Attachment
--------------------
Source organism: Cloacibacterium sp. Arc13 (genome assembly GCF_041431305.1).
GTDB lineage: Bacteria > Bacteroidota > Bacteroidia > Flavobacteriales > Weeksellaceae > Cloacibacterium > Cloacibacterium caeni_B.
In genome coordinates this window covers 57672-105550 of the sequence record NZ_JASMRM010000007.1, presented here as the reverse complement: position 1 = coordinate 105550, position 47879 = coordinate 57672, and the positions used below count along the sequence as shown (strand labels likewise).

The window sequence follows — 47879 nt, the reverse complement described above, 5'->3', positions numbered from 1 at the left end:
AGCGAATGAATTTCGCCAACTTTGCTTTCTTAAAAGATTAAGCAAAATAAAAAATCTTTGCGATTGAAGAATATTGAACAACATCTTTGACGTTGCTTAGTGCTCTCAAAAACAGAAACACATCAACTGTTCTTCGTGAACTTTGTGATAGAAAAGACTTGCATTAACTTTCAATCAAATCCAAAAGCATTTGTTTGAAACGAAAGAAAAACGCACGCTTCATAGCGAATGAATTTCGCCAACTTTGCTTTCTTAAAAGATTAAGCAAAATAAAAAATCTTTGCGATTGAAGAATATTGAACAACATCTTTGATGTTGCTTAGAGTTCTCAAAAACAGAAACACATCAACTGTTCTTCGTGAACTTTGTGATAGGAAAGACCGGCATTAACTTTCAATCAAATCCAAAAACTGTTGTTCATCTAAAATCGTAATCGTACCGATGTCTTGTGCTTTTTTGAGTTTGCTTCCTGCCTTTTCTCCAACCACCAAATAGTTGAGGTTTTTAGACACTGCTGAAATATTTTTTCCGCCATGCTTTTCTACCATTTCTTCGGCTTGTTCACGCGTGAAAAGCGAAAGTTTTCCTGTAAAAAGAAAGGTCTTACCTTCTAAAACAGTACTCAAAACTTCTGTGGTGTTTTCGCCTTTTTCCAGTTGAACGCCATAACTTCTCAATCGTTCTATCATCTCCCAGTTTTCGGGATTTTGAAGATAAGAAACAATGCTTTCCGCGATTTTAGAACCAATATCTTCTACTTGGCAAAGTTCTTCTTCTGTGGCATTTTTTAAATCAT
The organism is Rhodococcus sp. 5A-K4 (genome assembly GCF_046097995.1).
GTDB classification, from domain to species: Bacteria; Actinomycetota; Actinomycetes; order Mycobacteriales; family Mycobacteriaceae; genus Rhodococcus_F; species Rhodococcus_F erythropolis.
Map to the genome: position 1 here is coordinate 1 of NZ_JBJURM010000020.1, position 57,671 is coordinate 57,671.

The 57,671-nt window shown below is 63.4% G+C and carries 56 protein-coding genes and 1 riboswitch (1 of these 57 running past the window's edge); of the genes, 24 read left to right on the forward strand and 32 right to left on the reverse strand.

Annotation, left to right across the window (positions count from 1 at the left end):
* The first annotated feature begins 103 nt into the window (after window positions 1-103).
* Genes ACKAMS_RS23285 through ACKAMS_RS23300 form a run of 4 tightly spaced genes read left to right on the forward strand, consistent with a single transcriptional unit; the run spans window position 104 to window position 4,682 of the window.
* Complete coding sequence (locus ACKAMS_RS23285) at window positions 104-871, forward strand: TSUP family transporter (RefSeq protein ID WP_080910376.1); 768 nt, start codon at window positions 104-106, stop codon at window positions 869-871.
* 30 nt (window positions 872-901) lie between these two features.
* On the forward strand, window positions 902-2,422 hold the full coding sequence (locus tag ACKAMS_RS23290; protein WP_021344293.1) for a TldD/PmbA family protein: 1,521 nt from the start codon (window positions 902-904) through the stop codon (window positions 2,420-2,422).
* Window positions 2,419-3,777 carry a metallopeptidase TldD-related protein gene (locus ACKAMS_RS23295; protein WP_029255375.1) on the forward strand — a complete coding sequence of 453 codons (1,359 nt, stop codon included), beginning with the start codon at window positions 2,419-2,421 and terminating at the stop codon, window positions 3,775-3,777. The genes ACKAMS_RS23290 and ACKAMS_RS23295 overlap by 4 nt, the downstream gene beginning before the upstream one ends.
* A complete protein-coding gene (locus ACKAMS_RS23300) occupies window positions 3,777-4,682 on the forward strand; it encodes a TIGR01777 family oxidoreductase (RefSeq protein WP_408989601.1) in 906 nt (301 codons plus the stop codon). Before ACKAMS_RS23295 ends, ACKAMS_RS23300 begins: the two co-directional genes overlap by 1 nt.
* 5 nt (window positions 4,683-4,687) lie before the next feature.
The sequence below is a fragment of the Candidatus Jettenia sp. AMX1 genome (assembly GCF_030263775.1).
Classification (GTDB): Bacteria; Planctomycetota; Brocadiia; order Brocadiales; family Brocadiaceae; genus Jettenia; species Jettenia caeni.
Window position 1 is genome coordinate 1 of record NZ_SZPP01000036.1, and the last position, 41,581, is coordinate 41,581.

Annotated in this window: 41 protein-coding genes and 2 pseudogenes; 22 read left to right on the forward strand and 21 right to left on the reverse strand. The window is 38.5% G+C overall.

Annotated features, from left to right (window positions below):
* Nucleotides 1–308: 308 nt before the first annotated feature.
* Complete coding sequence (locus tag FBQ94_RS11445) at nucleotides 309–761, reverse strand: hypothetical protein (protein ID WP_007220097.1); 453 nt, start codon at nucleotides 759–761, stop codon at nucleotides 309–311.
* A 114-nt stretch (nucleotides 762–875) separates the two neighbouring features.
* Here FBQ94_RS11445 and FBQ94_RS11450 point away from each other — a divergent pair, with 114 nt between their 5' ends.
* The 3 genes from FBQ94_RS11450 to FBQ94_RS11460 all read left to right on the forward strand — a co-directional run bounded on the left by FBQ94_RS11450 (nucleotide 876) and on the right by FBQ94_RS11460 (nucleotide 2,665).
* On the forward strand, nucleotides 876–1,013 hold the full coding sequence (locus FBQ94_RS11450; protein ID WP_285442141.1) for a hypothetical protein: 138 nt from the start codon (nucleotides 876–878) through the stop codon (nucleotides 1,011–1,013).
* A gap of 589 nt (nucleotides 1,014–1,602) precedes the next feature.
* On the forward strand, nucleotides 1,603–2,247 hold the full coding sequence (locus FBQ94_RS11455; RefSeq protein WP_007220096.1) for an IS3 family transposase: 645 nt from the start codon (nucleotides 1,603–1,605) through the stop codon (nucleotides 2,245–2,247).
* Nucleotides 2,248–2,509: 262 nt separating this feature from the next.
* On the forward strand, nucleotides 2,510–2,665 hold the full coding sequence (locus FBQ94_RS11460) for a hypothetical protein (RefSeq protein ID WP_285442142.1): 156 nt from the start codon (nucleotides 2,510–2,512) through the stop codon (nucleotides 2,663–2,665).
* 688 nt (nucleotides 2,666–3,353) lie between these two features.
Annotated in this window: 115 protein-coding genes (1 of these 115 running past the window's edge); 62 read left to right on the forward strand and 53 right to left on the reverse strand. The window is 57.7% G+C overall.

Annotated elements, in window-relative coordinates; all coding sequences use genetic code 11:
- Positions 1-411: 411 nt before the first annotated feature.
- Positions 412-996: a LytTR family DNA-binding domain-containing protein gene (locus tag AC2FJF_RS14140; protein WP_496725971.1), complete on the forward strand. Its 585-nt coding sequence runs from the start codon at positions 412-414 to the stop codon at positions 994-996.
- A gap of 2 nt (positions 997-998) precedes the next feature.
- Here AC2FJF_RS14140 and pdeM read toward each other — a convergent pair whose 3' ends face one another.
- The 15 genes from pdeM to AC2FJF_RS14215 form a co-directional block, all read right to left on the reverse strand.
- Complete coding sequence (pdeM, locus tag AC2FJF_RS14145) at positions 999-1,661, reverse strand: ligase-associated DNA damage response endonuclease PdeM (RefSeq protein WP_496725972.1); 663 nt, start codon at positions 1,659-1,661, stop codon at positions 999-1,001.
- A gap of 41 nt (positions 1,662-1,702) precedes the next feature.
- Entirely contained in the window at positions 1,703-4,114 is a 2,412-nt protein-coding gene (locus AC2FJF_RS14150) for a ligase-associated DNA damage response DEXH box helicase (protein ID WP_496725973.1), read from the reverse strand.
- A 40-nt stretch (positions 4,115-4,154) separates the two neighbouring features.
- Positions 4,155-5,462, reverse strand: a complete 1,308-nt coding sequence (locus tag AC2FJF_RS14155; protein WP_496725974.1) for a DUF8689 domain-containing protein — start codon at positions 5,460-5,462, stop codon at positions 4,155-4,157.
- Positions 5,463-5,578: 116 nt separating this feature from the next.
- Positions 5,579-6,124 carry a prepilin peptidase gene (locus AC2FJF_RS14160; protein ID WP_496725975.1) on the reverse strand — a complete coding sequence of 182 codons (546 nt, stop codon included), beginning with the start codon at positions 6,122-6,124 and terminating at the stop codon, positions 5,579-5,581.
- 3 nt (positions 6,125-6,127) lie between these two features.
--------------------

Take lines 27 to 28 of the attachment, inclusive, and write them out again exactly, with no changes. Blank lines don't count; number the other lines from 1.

* Here FBQ94_RS11445 and FBQ94_RS11450 point away from each other — a divergent pair, with 114 nt between their 5' ends.
* The 3 genes from FBQ94_RS11450 to FBQ94_RS11460 all read left to right on the forward strand — a co-directional run bounded on the left by FBQ94_RS11450 (nucleotide 876) and on the right by FBQ94_RS11460 (nucleotide 2,665).